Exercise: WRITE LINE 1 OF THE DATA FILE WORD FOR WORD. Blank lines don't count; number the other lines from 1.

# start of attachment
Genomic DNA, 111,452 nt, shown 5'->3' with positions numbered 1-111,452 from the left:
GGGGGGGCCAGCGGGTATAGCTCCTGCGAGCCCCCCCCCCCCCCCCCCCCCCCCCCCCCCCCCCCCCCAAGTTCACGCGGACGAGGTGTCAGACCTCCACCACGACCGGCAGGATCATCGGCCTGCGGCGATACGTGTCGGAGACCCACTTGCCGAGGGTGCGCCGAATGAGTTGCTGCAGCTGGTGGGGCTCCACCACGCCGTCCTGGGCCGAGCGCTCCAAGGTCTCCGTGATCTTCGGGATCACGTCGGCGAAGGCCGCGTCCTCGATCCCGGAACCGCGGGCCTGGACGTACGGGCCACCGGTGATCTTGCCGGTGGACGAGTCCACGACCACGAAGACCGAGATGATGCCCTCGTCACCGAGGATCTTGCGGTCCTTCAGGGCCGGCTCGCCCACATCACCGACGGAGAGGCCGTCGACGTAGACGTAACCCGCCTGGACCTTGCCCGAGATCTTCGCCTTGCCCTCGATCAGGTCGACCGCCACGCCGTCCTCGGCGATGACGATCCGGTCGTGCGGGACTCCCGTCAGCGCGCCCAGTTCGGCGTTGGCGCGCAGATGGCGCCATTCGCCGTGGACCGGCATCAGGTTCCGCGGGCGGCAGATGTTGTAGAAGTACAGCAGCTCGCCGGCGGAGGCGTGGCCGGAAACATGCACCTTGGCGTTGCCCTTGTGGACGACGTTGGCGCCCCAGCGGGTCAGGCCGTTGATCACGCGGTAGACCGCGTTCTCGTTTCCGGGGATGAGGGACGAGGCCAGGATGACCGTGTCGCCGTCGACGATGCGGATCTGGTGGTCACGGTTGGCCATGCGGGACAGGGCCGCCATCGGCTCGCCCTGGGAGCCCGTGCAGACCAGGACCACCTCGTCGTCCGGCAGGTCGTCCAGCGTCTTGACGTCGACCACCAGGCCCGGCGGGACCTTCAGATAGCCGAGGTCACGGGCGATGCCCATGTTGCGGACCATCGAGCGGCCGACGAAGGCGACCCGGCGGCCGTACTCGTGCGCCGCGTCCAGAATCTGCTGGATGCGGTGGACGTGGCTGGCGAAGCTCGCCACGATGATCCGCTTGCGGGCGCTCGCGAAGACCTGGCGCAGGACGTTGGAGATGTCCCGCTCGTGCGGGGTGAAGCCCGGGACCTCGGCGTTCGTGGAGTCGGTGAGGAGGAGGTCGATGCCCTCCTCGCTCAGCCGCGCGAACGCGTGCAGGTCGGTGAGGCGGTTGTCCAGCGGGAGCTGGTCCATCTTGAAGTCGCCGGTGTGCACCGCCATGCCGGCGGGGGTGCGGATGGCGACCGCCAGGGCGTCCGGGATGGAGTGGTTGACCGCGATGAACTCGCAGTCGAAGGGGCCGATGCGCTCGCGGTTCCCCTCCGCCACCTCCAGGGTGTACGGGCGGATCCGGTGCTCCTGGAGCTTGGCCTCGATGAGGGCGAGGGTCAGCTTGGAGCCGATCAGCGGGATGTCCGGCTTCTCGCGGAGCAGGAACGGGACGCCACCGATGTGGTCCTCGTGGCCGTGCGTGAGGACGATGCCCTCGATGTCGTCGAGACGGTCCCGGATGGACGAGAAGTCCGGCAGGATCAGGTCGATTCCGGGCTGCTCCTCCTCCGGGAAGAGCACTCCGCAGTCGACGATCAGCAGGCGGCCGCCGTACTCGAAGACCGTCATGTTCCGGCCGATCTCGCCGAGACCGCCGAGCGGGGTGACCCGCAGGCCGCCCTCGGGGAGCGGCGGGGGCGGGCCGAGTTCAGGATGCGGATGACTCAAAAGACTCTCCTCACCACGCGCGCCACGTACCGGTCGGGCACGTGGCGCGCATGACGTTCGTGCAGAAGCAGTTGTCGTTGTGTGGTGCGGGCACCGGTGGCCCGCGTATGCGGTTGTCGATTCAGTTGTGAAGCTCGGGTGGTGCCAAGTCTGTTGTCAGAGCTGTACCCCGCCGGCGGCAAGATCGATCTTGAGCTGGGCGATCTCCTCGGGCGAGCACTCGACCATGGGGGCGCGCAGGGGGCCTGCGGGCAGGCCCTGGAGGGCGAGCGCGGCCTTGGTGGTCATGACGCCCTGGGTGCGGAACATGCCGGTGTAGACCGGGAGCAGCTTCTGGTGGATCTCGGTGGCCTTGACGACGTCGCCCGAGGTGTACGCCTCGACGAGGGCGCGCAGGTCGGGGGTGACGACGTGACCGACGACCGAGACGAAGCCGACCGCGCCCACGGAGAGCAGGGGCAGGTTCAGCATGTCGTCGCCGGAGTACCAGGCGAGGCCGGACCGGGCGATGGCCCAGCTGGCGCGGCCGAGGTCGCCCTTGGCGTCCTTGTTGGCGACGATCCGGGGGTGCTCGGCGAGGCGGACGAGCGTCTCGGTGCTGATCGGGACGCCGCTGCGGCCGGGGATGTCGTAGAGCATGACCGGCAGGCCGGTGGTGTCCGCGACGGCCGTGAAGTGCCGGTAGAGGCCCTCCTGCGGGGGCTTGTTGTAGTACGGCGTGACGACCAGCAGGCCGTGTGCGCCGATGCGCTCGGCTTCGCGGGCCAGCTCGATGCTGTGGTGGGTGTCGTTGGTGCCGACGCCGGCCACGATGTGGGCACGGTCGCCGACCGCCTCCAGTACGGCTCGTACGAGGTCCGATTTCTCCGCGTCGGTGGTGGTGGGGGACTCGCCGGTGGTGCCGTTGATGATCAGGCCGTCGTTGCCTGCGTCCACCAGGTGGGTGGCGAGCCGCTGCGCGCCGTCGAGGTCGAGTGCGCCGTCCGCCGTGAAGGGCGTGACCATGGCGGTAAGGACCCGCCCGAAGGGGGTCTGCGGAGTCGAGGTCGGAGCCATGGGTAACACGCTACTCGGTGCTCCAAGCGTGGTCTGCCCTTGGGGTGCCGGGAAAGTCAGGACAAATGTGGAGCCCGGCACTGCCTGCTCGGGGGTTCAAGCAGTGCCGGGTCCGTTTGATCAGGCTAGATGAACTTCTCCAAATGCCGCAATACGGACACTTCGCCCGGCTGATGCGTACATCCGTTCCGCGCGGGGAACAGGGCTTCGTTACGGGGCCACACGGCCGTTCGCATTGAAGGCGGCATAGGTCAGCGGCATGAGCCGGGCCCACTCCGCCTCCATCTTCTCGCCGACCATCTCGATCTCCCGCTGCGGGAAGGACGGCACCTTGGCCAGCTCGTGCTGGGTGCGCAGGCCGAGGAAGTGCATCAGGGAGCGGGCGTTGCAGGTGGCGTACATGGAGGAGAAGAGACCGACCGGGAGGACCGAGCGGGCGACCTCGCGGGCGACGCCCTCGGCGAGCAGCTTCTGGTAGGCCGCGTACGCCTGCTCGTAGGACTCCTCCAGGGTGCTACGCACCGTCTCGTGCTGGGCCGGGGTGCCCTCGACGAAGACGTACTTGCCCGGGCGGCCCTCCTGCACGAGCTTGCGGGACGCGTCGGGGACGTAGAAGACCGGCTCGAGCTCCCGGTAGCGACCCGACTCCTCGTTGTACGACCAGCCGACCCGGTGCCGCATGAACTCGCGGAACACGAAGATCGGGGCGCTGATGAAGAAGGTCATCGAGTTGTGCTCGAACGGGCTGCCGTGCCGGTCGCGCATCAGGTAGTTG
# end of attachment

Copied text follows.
Genomic DNA, 111,452 nt, shown 5'->3' with positions numbered 1-111,452 from the left: